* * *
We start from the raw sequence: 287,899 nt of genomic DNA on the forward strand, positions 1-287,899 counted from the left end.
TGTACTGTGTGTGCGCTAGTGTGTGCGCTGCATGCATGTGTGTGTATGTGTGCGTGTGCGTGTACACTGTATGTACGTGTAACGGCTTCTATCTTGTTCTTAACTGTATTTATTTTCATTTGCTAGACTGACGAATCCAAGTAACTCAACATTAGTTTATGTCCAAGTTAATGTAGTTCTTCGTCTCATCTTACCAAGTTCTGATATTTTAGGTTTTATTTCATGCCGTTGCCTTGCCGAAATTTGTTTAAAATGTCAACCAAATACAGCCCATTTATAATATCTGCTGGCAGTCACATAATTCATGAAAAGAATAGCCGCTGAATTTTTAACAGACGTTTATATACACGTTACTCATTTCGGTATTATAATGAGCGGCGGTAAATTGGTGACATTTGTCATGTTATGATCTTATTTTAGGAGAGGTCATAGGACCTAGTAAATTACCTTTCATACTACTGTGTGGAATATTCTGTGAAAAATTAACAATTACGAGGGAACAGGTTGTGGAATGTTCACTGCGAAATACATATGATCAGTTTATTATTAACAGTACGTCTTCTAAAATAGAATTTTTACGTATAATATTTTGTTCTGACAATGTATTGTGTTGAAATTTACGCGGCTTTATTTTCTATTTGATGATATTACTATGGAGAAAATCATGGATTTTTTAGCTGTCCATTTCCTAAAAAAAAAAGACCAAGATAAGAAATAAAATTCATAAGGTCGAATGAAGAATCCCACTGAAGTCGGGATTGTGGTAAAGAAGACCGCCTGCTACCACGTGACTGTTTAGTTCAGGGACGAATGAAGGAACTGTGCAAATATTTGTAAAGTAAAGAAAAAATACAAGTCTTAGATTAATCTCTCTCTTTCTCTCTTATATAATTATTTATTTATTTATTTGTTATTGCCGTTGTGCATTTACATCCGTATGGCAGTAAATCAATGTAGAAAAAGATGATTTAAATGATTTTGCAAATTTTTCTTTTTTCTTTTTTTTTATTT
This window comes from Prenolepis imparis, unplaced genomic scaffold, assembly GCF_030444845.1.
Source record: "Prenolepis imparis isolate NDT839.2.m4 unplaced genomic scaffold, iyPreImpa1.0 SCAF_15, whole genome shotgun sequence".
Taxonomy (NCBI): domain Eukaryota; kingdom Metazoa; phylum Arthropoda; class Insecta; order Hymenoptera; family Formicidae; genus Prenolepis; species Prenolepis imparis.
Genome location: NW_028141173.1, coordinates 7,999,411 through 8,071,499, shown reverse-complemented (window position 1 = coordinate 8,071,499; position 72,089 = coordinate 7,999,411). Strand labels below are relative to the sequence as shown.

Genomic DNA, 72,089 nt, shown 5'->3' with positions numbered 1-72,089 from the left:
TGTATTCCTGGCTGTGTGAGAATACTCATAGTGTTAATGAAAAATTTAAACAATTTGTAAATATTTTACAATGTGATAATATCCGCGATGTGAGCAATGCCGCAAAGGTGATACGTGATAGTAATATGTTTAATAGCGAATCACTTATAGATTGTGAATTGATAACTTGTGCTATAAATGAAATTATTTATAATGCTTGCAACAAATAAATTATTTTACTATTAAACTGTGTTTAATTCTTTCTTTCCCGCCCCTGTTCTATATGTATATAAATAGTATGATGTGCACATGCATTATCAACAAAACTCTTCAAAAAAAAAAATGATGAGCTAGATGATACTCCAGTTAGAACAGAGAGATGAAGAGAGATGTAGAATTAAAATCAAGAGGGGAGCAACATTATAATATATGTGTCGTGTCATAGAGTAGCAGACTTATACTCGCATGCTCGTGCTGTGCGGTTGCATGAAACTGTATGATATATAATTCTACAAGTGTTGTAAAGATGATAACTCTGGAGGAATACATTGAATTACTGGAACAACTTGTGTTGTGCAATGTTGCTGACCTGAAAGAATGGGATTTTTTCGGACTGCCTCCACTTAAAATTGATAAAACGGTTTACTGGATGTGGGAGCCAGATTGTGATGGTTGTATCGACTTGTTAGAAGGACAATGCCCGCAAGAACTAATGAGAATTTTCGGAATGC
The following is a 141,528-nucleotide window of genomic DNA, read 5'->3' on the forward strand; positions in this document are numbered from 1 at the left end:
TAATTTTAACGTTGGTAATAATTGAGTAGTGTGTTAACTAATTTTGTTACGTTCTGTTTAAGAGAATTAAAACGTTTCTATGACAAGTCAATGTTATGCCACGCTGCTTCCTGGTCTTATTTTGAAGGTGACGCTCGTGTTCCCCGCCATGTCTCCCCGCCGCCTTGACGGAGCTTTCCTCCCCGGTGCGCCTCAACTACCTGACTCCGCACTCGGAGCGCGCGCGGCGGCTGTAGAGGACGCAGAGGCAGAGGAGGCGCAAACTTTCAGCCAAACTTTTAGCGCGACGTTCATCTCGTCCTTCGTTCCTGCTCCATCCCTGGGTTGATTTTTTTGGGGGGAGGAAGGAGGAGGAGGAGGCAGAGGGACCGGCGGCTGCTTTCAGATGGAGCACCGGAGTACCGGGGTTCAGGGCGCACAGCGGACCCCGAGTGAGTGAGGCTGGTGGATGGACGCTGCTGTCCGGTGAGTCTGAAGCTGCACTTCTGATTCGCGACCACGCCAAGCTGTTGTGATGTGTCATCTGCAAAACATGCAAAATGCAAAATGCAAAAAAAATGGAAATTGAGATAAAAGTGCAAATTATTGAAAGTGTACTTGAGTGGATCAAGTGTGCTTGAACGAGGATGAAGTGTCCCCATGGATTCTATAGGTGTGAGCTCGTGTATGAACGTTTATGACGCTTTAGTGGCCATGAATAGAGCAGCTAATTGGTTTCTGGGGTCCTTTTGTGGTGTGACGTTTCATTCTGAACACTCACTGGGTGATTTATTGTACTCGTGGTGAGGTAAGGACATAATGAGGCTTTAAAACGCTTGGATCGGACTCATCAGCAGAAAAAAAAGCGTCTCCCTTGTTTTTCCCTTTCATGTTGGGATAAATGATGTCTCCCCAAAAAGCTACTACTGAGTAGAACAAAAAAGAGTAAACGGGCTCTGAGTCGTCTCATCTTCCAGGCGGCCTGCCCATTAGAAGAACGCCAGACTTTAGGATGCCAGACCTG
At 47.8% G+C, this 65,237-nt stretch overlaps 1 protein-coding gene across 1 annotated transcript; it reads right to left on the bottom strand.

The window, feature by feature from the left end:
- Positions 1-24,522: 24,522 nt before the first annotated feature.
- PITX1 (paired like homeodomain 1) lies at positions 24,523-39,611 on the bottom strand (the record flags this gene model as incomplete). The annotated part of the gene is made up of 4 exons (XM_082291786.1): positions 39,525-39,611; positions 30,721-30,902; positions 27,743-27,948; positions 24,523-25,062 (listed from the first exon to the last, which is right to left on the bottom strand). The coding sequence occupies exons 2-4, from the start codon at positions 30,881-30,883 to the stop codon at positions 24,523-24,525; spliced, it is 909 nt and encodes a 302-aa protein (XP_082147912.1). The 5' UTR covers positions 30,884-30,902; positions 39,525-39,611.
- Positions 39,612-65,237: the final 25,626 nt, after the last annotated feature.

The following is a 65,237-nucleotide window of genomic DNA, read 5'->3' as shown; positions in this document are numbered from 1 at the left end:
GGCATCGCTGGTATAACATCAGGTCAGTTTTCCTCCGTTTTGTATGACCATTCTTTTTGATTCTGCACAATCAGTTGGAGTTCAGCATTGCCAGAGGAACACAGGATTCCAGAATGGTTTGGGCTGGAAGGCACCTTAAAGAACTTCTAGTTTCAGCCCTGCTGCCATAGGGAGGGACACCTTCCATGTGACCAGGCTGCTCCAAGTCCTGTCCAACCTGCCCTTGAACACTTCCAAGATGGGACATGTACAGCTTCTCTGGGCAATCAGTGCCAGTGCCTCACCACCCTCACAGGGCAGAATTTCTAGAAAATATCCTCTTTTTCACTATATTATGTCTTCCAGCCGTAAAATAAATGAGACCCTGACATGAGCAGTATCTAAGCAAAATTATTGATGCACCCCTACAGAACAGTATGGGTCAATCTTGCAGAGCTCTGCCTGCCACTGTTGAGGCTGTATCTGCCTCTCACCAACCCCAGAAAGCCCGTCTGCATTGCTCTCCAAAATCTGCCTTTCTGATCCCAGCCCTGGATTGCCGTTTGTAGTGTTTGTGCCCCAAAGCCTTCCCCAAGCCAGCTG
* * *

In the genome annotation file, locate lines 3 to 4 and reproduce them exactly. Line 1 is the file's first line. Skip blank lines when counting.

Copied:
This window comes from Prenolepis imparis, unplaced genomic scaffold, assembly GCF_030444845.1.
Source record: "Prenolepis imparis isolate NDT839.2.m4 unplaced genomic scaffold, iyPreImpa1.0 SCAF_15, whole genome shotgun sequence".